The World Trade Organization (WTO) released its flagship Annual Report (2009) on the 22nd of July. Each year, the annual report focuses on a topic of special interest to the global trading community. It didn’t require much guessing to figure out that this year’s report would have something to do with the ongoing financial crisis and its impact on trade. But precisely which aspect of the financial crisis is most important for trade policy today?
The WTO has identified increased protectionism as the biggest danger. In a nutshell, under recessionary pressures, a country is tempted to erect higher trade barriers to shift demand from foreign-made to home-made goods, thereby stimulating its own economy. The problem here is that when all countries resort to protectionism, global welfare is lower (gains from trade are lost) and the recessionary pressures intensify.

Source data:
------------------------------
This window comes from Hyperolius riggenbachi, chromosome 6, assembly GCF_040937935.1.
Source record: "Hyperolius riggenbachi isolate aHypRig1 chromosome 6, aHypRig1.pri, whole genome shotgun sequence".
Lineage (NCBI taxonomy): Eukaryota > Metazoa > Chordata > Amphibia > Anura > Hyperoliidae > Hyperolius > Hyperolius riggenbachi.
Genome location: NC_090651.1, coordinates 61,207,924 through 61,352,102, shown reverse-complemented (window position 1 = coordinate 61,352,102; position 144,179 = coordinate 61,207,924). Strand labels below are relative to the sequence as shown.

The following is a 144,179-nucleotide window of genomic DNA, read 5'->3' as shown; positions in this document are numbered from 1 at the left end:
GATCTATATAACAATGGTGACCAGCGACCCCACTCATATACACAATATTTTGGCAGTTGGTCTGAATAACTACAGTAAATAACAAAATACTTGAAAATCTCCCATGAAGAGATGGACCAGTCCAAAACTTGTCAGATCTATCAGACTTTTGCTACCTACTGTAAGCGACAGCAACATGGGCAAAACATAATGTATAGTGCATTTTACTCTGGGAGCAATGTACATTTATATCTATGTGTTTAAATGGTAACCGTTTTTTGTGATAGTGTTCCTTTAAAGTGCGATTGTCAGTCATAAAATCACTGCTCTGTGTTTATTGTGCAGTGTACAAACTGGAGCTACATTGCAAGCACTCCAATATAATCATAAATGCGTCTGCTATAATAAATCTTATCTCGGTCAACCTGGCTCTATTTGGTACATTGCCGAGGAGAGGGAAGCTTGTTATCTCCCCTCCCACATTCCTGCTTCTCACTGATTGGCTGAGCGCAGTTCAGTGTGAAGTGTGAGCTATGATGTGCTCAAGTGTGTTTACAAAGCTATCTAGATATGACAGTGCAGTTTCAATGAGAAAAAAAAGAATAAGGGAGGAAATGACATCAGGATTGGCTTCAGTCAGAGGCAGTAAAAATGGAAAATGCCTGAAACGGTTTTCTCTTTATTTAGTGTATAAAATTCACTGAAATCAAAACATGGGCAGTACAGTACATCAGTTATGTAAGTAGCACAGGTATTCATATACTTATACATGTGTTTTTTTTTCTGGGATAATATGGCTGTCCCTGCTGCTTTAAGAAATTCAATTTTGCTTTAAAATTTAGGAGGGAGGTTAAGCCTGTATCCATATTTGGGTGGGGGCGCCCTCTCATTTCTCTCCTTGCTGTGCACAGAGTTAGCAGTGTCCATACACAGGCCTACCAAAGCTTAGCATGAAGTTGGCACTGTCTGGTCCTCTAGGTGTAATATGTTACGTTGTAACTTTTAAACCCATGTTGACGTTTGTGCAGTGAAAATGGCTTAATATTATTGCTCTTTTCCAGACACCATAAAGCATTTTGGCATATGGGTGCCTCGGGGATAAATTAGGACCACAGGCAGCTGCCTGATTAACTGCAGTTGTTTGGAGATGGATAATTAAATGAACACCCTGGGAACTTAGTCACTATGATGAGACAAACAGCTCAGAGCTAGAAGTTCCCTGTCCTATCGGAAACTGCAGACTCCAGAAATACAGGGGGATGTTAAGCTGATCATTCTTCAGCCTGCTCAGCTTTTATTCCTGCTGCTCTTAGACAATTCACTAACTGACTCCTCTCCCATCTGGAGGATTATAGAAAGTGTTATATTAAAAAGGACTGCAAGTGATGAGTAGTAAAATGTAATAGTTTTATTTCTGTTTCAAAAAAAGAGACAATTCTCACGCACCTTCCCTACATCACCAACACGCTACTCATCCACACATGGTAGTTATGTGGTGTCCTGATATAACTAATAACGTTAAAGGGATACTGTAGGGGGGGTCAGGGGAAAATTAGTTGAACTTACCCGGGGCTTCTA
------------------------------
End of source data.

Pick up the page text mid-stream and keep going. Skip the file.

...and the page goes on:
The WTO Report notes that the use of protectionist measures such as Anti Dumping (AD) duties is already on the rise. Specifically, in 2008, the number of AD initiations increased by 28 percent compared with 2007. Eighteen WTO members reported initiating a total of 208 new investigations compared with 163 initiations reported for 2007. The number of new measures applied also increased by about the same rate in 2008. A total of 15 members reported applying 138 new AD measures, 29 per cent higher than the 107 new measures reported for 2007 (WTO Annual Report 2009, page 133).